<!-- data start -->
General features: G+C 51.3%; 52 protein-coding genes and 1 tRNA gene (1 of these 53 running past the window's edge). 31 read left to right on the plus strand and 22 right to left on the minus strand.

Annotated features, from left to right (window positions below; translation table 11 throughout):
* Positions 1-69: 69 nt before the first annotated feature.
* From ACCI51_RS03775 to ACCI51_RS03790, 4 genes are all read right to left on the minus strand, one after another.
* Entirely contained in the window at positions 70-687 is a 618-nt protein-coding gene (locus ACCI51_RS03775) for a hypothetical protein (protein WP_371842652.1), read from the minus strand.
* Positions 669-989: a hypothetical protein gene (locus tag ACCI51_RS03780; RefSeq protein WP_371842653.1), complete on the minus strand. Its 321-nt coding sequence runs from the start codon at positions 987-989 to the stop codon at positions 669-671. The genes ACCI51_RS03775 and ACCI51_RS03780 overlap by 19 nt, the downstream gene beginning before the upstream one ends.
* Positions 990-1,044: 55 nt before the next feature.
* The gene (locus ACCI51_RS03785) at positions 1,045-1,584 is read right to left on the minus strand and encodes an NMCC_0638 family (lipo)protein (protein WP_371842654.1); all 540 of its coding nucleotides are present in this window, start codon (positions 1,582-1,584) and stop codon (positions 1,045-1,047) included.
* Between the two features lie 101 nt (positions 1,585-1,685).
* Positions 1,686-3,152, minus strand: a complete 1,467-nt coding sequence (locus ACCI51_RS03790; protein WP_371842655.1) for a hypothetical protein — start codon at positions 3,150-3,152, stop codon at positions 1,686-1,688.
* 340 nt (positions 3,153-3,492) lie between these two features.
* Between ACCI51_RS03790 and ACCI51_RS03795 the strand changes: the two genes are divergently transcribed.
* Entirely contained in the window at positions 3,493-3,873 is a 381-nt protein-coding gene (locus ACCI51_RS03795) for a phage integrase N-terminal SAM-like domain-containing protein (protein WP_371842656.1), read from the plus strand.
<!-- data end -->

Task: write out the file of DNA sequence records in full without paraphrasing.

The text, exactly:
General features: G+C 51.3%; 52 protein-coding genes and 1 tRNA gene (1 of these 53 running past the window's edge). 31 read left to right on the plus strand and 22 right to left on the minus strand.

Annotated features, from left to right (window positions below; translation table 11 throughout):
* Positions 1-69: 69 nt before the first annotated feature.
* From ACCI51_RS03775 to ACCI51_RS03790, 4 genes are all read right to left on the minus strand, one after another.
* Entirely contained in the window at positions 70-687 is a 618-nt protein-coding gene (locus ACCI51_RS03775) for a hypothetical protein (protein WP_371842652.1), read from the minus strand.
* Positions 669-989: a hypothetical protein gene (locus tag ACCI51_RS03780; RefSeq protein WP_371842653.1), complete on the minus strand. Its 321-nt coding sequence runs from the start codon at positions 987-989 to the stop codon at positions 669-671. The genes ACCI51_RS03775 and ACCI51_RS03780 overlap by 19 nt, the downstream gene beginning before the upstream one ends.
* Positions 990-1,044: 55 nt before the next feature.
* The gene (locus ACCI51_RS03785) at positions 1,045-1,584 is read right to left on the minus strand and encodes an NMCC_0638 family (lipo)protein (protein WP_371842654.1); all 540 of its coding nucleotides are present in this window, start codon (positions 1,582-1,584) and stop codon (positions 1,045-1,047) included.
* Between the two features lie 101 nt (positions 1,585-1,685).
* Positions 1,686-3,152, minus strand: a complete 1,467-nt coding sequence (locus ACCI51_RS03790; protein WP_371842655.1) for a hypothetical protein — start codon at positions 3,150-3,152, stop codon at positions 1,686-1,688.
* 340 nt (positions 3,153-3,492) lie between these two features.
* Between ACCI51_RS03790 and ACCI51_RS03795 the strand changes: the two genes are divergently transcribed.
* Entirely contained in the window at positions 3,493-3,873 is a 381-nt protein-coding gene (locus ACCI51_RS03795) for a phage integrase N-terminal SAM-like domain-containing protein (protein WP_371842656.1), read from the plus strand.